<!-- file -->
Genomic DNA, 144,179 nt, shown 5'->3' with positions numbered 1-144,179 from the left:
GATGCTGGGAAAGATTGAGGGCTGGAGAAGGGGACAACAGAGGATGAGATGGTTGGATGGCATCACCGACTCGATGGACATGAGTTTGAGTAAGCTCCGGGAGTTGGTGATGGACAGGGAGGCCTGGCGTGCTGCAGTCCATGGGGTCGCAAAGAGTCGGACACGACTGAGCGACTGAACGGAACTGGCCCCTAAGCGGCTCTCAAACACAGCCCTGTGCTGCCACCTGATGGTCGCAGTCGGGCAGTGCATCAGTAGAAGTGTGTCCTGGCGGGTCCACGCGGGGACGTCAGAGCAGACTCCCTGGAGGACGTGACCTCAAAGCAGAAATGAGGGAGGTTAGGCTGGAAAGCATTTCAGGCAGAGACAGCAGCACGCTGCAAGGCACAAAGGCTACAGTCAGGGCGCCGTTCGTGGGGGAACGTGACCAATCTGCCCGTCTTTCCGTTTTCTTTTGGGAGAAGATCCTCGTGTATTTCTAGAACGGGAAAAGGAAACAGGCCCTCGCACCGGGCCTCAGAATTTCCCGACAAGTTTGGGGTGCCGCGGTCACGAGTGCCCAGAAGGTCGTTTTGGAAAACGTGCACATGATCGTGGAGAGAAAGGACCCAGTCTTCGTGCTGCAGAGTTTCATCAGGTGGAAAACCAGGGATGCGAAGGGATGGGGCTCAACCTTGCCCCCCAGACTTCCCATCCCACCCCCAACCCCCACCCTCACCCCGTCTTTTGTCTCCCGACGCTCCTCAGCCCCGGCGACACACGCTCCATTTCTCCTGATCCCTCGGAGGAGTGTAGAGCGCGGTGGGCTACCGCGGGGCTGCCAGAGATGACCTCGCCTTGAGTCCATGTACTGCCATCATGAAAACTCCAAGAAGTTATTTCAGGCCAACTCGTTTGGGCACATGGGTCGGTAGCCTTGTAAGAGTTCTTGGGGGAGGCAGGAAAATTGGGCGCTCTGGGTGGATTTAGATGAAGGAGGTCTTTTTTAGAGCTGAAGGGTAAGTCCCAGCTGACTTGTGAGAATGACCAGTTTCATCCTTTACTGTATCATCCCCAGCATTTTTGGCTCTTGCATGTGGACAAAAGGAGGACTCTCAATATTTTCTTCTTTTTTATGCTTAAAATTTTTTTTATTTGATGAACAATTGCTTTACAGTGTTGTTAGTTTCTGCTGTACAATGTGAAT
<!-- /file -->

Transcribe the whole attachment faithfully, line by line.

Genomic DNA, 144,179 nt, shown 5'->3' with positions numbered 1-144,179 from the left:
GATGCTGGGAAAGATTGAGGGCTGGAGAAGGGGACAACAGAGGATGAGATGGTTGGATGGCATCACCGACTCGATGGACATGAGTTTGAGTAAGCTCCGGGAGTTGGTGATGGACAGGGAGGCCTGGCGTGCTGCAGTCCATGGGGTCGCAAAGAGTCGGACACGACTGAGCGACTGAACGGAACTGGCCCCTAAGCGGCTCTCAAACACAGCCCTGTGCTGCCACCTGATGGTCGCAGTCGGGCAGTGCATCAGTAGAAGTGTGTCCTGGCGGGTCCACGCGGGGACGTCAGAGCAGACTCCCTGGAGGACGTGACCTCAAAGCAGAAATGAGGGAGGTTAGGCTGGAAAGCATTTCAGGCAGAGACAGCAGCACGCTGCAAGGCACAAAGGCTACAGTCAGGGCGCCGTTCGTGGGGGAACGTGACCAATCTGCCCGTCTTTCCGTTTTCTTTTGGGAGAAGATCCTCGTGTATTTCTAGAACGGGAAAAGGAAACAGGCCCTCGCACCGGGCCTCAGAATTTCCCGACAAGTTTGGGGTGCCGCGGTCACGAGTGCCCAGAAGGTCGTTTTGGAAAACGTGCACATGATCGTGGAGAGAAAGGACCCAGTCTTCGTGCTGCAGAGTTTCATCAGGTGGAAAACCAGGGATGCGAAGGGATGGGGCTCAACCTTGCCCCCCAGACTTCCCATCCCACCCCCAACCCCCACCCTCACCCCGTCTTTTGTCTCCCGACGCTCCTCAGCCCCGGCGACACACGCTCCATTTCTCCTGATCCCTCGGAGGAGTGTAGAGCGCGGTGGGCTACCGCGGGGCTGCCAGAGATGACCTCGCCTTGAGTCCATGTACTGCCATCATGAAAACTCCAAGAAGTTATTTCAGGCCAACTCGTTTGGGCACATGGGTCGGTAGCCTTGTAAGAGTTCTTGGGGGAGGCAGGAAAATTGGGCGCTCTGGGTGGATTTAGATGAAGGAGGTCTTTTTTAGAGCTGAAGGGTAAGTCCCAGCTGACTTGTGAGAATGACCAGTTTCATCCTTTACTGTATCATCCCCAGCATTTTTGGCTCTTGCATGTGGACAAAAGGAGGACTCTCAATATTTTCTTCTTTTTTATGCTTAAAATTTTTTTTATTTGATGAACAATTGCTTTACAGTGTTGTTAGTTTCTGCTGTACAATGTGAAT